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    4. No, the minimum wage is a floor, set ideally somewhat above the poverty line. If there are also minor wage "markups" following a slight rise in the minimum wage, there is no reason to think the minor negative effects will not swamped by the positive effects I have outlined above.

      And of course you will not even attempt to answer or address my question: if you do not believe my arguments, then why was it in the classic era of Keynesianism (1946-1970s) when minimum wages were generous (normally somewhat above the poverty line in many countries) did we have very high employment? - indeed historically unprecedented high employment.

      If you suddenly set the minimum wage too far above the poverty line, then, yes, obviously cost push inflation will start to be an issue. But nobody advocates that.

      You're just reduced - like the Austrians at Mises.org - to setting up a straw man and knocking it down because you will not address the actual arguments offered.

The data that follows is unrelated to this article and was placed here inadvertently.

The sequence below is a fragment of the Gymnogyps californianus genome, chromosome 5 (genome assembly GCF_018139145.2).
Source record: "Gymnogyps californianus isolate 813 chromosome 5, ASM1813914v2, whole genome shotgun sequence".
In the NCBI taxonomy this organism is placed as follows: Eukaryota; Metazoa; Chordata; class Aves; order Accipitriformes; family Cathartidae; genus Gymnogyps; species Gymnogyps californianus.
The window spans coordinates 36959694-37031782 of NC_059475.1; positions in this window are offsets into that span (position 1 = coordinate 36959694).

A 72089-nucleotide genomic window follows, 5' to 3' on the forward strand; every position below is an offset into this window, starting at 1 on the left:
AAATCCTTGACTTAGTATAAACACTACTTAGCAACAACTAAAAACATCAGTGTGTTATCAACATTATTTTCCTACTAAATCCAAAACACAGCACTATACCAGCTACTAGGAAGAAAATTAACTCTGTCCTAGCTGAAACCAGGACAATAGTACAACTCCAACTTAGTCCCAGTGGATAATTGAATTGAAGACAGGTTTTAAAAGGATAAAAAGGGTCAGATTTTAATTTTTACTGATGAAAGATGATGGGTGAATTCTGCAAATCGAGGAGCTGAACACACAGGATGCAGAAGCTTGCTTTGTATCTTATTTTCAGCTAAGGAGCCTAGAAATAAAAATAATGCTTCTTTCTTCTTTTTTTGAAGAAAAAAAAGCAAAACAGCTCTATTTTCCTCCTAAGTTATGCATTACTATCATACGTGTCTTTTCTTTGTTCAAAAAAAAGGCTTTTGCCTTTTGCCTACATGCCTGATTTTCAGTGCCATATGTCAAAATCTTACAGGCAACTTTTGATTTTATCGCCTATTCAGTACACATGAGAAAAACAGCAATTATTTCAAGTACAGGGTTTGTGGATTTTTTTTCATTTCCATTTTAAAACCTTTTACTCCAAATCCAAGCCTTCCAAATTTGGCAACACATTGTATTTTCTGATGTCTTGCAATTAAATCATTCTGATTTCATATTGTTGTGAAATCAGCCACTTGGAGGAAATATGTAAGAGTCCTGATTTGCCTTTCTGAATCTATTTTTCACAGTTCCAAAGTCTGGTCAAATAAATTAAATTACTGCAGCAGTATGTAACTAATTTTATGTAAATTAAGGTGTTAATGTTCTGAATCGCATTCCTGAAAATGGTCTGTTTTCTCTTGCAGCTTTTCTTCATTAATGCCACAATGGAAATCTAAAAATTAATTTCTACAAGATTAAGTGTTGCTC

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    5. Lord Keynes, you are not following your own arguments. You explained how the increase in aggregate demand from higher wages reduced unemployment. Are you standing by this or not? It is not a straw man. Either your theory applies or does not apply? If increasing wages increases aggregate demand and reduces unemployment, then the logic follows that increasing wages ad infinitum can only do good. Either this works the way you say or it does not.